For me personally, the hardest part of writing any paper is writing the first few paragraphs. I get caught up in trying to find a starting place—do I start with an anecdote that somehow displays the significance of my research topic? Do I jump right in to findings of the research, and work my way backwards to how I got there in the rest of the paper? Do I give general background information, and move forward from there? There are a million and one ways to begin a writing piece, which is why, for many, choosing one that is appropriate for any given topic can be difficult.
Finding the right way to start can be especially difficult for independent work. I sat in front of my Junior Paper staring at a blank document, with only a title page and the honor code written out for days before writing a single word. I knew what I wanted the JP to look like as a whole—I’d outlined, researched, and thought about it for months. I could not, however, get more specific than “Intro” on my outline because that was the one area of writing I had not envisioned yet in my head. After a few days of frustration with my lack of progress, I decided to begin writing the bulk of my paper, and return to the introduction after writing as many other parts of the paper as I could. This method, I found, worked well.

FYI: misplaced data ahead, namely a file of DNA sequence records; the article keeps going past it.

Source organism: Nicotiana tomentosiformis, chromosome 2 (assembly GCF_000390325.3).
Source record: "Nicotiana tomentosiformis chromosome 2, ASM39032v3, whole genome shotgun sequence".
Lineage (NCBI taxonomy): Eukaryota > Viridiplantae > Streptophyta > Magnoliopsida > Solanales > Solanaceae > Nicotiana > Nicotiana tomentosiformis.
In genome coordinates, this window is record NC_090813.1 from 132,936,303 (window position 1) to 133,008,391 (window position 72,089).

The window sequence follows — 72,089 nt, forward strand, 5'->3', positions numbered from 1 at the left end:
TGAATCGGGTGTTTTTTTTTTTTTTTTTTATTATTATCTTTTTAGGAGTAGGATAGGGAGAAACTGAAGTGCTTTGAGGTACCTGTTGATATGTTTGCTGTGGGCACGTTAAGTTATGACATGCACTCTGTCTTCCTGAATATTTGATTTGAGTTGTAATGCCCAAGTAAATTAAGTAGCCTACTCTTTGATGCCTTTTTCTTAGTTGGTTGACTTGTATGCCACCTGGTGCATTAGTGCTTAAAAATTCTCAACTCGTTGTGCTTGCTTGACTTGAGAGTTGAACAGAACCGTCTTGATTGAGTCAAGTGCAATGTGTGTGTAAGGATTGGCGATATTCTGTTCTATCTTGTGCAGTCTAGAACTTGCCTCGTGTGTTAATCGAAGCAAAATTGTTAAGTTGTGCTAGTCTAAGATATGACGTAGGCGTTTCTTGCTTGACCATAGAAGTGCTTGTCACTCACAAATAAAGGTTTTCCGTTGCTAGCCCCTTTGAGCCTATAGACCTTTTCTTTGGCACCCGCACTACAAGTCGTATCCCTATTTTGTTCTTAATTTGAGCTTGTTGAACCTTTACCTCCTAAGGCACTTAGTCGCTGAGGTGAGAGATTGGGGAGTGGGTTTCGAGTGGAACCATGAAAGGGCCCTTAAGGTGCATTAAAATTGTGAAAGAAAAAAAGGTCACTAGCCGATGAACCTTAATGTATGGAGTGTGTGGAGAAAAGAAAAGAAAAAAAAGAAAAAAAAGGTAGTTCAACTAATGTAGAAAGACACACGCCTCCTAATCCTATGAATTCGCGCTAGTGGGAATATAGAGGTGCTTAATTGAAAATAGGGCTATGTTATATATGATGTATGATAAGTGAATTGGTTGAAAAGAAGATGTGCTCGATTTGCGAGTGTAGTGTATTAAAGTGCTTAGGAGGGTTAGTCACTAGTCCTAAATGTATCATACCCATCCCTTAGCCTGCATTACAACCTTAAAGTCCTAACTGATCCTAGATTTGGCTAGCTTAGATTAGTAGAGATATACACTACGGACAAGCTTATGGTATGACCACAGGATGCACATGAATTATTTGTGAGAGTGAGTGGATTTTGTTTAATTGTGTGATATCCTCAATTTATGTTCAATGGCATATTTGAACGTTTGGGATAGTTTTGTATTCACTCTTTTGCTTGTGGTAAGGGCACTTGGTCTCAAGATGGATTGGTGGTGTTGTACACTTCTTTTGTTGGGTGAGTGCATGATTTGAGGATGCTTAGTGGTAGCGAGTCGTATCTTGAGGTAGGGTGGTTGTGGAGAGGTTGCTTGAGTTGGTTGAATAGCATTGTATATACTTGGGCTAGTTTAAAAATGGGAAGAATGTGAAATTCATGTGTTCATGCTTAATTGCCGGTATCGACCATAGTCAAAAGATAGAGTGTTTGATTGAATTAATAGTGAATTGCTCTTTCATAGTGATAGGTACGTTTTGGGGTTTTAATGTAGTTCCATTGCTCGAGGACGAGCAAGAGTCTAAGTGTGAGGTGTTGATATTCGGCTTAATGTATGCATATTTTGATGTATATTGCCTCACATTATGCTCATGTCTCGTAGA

After seeing the general shape that the rest of my Junior Paper was going to take, I was able to select a beginning that was appropriate for the tone of the writing piece as a whole. I chose to give an anecdote from my time spent in an HIV clinic in Guatemala, time that formed the basis of much of my JP. I was telling a personal story of being there and doing research, but used a formal, reliable tone because that was similar to how I wrote the rest of the paper: stories and conclusions from personal research, supported with evidence from anthropological literary works and outside sources.
I found this method of working backwards to be very effective, especially in getting the actual process of writing started. I no longer get hung up on writing the perfect introduction before everything else, but rather, write the paper and then choose the perfect introduction. If you, like me, only have your name, your adviser’s name, the due date, and the honor pledge written on your paper and don’t know where to start, I suggest this method. Reversing to the start may be just what you need to begin writing.
— Annie Woehling, Social Sciences Correspondent